‘Pot, Public Safety and Prison’ With Mayor Adams

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-Courtesy photo

 

Proposition 57 featured prominently in the discussion

This past Thursday, Mayor Adams served as a panelist as part of a town-hall style meeting hosted by the Southern California News Group (SCNG). The event, which was titled, “Pot, Public Safety, and Prison: How California’s Ballot Propositions Impact Our Community,” featured a discussion on Proposition 64, which aims to legalize the recreational use of marijuana in California, and also Proposition 57, which if approved would allow for the early parole / release of those in prison.

In particular, the discussion at the town hall meeting featured impassioned dialogue regarding Proposition 57, a measure which the City of Monrovia has officially opposed. Proposition 57 attempts to reform the prison sentencing system by proposing to allow the early release of “non-violent” felons that meet certain eligibility requirements. As the measure is being considered by voters, it is important to note what actually constitutes a “non-violent” crime under the California Penal Code. The following is a partial list of the most egregious violations that are classified as “non-violent” here in California:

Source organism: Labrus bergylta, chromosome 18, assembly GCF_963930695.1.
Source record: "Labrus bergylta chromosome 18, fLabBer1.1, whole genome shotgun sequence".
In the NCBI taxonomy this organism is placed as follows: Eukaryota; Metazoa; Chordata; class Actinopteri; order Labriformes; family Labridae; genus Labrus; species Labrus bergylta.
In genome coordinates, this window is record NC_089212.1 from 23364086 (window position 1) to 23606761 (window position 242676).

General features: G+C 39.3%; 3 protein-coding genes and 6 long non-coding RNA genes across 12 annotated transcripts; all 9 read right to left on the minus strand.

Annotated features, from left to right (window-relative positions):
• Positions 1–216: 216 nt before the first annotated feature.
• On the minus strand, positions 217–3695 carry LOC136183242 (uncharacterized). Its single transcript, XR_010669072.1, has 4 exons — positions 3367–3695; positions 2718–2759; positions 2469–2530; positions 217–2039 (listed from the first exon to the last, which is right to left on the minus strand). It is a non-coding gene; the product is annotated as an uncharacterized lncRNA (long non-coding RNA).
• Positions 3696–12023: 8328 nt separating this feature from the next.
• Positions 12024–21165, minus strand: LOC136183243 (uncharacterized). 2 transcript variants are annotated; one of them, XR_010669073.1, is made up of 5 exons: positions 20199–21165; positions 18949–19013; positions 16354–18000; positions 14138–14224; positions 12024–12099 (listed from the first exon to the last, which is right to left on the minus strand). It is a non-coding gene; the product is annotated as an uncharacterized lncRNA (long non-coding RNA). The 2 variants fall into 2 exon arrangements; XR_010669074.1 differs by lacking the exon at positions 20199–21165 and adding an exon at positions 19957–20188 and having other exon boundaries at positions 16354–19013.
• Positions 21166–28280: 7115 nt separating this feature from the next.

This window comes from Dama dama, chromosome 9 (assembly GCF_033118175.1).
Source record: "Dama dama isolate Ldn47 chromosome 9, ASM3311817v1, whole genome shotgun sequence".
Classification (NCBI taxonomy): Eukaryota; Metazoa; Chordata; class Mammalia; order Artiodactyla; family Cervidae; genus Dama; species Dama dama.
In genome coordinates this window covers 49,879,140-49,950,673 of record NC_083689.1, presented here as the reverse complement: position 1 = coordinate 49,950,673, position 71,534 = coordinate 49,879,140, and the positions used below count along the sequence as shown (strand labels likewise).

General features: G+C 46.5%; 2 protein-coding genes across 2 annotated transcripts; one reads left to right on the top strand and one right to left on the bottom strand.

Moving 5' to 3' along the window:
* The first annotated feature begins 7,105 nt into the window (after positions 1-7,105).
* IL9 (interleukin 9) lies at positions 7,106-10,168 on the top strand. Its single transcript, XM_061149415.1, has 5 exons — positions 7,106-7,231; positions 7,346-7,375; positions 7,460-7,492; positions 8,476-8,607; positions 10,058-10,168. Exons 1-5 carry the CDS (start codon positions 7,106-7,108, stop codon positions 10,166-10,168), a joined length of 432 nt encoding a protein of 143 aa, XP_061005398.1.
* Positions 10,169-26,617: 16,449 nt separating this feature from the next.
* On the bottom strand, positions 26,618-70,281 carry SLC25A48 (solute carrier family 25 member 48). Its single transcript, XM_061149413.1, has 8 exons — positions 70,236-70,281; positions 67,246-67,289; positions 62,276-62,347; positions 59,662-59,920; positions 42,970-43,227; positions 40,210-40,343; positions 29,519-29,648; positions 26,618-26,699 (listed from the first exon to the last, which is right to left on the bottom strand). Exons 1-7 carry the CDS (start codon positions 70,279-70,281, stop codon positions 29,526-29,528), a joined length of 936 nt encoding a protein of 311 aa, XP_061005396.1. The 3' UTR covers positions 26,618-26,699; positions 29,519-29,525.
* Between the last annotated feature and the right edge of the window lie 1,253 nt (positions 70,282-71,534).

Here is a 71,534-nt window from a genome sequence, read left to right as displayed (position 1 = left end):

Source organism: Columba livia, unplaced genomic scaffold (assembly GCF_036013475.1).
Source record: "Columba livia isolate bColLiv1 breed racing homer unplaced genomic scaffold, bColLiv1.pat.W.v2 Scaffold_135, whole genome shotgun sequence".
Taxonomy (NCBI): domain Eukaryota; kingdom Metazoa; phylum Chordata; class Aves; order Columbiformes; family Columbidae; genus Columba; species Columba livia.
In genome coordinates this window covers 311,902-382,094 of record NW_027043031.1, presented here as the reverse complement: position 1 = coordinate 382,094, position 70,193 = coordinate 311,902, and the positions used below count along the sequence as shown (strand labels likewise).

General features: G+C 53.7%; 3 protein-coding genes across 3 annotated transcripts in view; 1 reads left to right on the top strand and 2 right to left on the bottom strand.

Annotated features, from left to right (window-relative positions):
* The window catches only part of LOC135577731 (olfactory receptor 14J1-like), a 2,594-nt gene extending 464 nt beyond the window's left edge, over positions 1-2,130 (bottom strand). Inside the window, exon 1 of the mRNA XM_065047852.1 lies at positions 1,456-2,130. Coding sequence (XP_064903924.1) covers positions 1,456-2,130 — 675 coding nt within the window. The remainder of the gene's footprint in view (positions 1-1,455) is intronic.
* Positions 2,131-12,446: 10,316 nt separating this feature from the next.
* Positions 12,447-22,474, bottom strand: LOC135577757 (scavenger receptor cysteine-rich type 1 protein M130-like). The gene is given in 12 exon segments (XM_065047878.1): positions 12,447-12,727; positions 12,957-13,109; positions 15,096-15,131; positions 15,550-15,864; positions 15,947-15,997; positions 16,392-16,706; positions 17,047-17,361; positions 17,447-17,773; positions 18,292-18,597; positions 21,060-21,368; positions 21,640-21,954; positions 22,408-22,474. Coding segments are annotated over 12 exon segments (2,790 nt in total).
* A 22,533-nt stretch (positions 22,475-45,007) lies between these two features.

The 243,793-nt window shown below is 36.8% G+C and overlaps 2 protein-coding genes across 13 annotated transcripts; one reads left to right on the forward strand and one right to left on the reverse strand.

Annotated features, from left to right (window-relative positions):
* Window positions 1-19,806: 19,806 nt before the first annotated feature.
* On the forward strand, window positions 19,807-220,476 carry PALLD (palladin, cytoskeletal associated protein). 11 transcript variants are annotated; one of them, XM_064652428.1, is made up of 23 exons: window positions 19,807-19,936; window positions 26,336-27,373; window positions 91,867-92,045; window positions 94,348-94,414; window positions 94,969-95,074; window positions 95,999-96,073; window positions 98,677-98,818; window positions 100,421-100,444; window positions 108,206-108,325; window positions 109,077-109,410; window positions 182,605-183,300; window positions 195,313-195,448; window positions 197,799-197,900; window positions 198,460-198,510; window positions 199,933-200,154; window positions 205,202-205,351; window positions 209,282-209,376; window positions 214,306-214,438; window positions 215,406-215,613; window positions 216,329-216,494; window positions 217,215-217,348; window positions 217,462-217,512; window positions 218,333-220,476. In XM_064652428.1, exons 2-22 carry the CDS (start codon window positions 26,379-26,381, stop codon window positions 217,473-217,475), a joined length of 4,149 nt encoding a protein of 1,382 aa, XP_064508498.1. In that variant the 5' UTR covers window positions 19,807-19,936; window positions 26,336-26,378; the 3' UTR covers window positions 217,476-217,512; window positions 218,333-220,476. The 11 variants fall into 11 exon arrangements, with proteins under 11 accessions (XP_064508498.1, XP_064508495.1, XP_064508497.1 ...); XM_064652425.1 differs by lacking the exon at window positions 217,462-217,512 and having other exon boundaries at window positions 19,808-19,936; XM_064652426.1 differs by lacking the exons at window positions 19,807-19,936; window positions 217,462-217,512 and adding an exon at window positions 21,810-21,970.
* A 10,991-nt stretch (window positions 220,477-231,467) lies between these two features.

-Rape by intoxication

-Rape of an unconscious person

-Human trafficking involving sex act with minors

-Drive-by shooting

-Assault with a deadly weapon

-Hate crime causing physical injury

-Corporal injury to a child

If Proposition 57 is approved, criminals who are convicted of “non-violent” felonies – including those outlined above – would be eligible for early release from prison. Furthermore, should Proposition 57 be approved, prison sentencing enhancements and consecutive / alternative prison sentences for those convicted of a non-violent felony would be disallowed, which means that those convicted of such crimes would receive lighter prison sentences.

As has been noted by California State Attorney General Kamala Harris, California is experiencing a resurgence increase in crime rates. When comparing calendar year 2014 with calendar year 2015, California as a whole has been confronted with the following disturbing statistics:

-Violent Crime increased by 10 percent

-From 151,425 violent crimes in 2014, to 166,588 violent crimes in 2015

-Property Crime increased by 8.1 percent

-From 946,682 property crimes in 2014, to 1,023,828 property crimes in 2015

-The homicide rate in California increased in 2015 to 4.8 homicides per 100,000 people

-The motor vehicle theft rate increased by 10.9 percent in 2015

In addition, this past week, the California Police Chief’s Association issued a press release reiterating the organization’s strong opposition to Proposition 57. A copy of that notice has been included as an attachment for your review and reference.

 

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